The first tranche of €3 billion (two-month aid) will be unconditional. Kyiv expects to receive this money in January. The EU will transfer the remaining €15 billion only after fulfilling Ukraine's commitments.
The memorandum consists of 20 points, divided into four blocks: "Rule of law," "Energy," "Structural reforms and good governance," and "Macro-financial stability." Each item has a deadline. Ukraine is obliged:
– complete the selection of a new director of the NABU by the end of March; in the second quarter appoint him to the position;
– to approve the strategic plan for the comprehensive reform of the law enforcement sector by the end of September;
- to resume the work of the Supreme Council of Justice (SCJ) and the High Qualification Commission of Judges (HQCJ) based on the recommendations of the Ethics Council and the competition commission by the end of September;
– to change the system of selection of future judges according to the new methodology and with the participation of the reformed HQCJ by the end of 2023;
– to introduce an assessment of the effectiveness of SAP management;
– return the criminal liability for smuggling in significant amounts (decriminalised during Yanukovych's time);
- deregulate the licensing and permit system by the end of February; digitise the issuance of licenses by the end of the year;
- to keep "Medical Procurement of Ukraine" as the only national purchaser of medical equipment, medicines, and vaccines at the central level;
- to elect the supervisory board of "Naftogaz" by March;
- to launch the corporate restructuring of "Operator GTS of Ukraine" LLC by June.
The government underlines that most of the obligations coincide with Ukraine's obligations under the IMF memorandum. Also, the first three listed points correspond to Ukraine's obligations by obtaining EU candidate status.
It seems that the Ukrainian authorities understand the price, so the implementation of reforms from this list has already begun. For example, the government is now urgently selecting candidates for the Supervisory Board of Naftogaz, which ceased work in September 2021 due to Kyiv's violation of corporate procedures.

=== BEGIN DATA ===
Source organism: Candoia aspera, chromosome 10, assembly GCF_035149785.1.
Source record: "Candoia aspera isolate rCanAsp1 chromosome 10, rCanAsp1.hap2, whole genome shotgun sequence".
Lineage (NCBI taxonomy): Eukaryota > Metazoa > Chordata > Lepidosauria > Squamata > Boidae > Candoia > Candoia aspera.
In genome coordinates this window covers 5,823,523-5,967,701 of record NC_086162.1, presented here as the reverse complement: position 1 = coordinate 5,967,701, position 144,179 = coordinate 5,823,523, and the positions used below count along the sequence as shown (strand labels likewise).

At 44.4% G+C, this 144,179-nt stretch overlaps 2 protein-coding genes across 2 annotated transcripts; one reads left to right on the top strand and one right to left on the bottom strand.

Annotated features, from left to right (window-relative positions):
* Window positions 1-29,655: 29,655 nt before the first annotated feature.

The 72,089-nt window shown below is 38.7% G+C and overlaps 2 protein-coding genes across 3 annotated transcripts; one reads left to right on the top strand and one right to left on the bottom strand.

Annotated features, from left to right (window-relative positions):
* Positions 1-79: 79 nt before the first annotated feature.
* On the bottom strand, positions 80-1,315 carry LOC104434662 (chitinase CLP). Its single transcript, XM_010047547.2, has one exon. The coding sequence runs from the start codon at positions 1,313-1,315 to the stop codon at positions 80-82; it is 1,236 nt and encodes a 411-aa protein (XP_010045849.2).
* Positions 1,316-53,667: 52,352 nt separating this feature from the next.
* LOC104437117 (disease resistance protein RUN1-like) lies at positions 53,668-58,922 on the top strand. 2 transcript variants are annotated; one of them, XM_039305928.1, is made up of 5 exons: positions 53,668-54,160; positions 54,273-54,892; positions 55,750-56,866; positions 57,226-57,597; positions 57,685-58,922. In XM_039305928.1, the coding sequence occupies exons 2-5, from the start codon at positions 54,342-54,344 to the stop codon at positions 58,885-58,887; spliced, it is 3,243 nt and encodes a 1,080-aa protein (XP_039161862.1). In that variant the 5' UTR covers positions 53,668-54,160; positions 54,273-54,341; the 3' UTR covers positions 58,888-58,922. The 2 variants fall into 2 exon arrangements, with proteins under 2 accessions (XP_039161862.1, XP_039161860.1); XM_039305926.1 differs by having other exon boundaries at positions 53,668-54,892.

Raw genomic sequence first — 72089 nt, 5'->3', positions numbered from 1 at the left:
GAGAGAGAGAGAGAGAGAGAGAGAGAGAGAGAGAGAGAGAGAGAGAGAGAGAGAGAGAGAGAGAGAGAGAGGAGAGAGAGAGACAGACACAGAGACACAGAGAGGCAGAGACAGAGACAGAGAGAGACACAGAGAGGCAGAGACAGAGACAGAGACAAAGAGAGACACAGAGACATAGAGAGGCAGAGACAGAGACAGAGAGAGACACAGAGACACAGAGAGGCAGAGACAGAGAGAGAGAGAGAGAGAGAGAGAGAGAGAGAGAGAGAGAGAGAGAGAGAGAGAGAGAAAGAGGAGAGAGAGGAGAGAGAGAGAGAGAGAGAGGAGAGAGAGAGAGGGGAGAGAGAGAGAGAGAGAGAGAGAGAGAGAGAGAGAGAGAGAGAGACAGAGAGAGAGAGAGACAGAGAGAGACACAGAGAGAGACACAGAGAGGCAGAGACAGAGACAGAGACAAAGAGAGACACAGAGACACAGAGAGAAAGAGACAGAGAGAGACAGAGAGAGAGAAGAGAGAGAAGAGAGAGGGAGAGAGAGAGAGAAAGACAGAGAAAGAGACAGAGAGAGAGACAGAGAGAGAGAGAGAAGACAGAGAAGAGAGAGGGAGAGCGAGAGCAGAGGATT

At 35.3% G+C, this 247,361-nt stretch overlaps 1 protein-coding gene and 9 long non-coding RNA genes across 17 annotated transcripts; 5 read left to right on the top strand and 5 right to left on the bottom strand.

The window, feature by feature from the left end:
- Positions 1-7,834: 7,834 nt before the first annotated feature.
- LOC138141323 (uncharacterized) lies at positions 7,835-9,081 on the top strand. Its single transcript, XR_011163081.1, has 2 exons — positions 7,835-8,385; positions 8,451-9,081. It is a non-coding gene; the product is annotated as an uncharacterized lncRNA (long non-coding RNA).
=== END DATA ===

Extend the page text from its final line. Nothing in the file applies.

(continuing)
35 years without interest
The government makes clear that €18 billion are not for military expenses. "We have agreed with the EU, and we adhere to it, that their funds go to humanitarian needs, not on financing security and aid," Stefanishyna said. However, whatever the intended purpose, Ukraine receives this debt aid.
Some EU states, primarily Germany, wanted to allocate money to Ukraine as a grant, as the USA did last year. This idea did not find unanimous support. As a compromise, they agreed on extremely favourable conditions which guarantee that the loan of €18 billion will not put Ukraine in a "money pit."
First, the loan repayment period is due within 35 years. The EU has never lent money to Ukraine for such a long time. Last year's macro-financial assistance was for 25 years. It was usually about a 15-year term before the war.
Secondly, Ukraine will have to repay its debt not before 2033, according to EU Council. This is an unprecedentedly long grace period.
Moreover, it is not ruled out that the debt could be written off or the seized funds of the Russian Federation will repay it.
Thirdly, Ukraine will not pay interest and other loan services. The EU made a political decision to avoid the side effects of the "macrofin" for Kyiv. After all, even with preferential interest, debt service of €18 billion is expensive. For this, Brussels came up with the mechanism of "interest subsidy": the interest will be paid by EU countries instead of Ukraine.
The "interest subsidy" was already applied to Ukrainian loans in 2022, the Ministry of Finance has assured EuroPravda. However, in 2023, a new difference has been added to the conditions of the €18 billion loan: the subsidy is activated in case of reforms or, speaking in the language of the document, "in case of compliance with political prerequisites." The EU will check it each year.
Therefore, in case of cancelling some key reforms in the future, Ukraine risks losing the right to an interest-free loan. According to the memorandum, the EU should stop the "interest subsidy."
All this gives a high level of confidence that Ukraine will appropriately implement reforms from this list. After all, the price of their failure is exceptionally high.
Written by Sergiy Sydorenko
"European Pravda" editor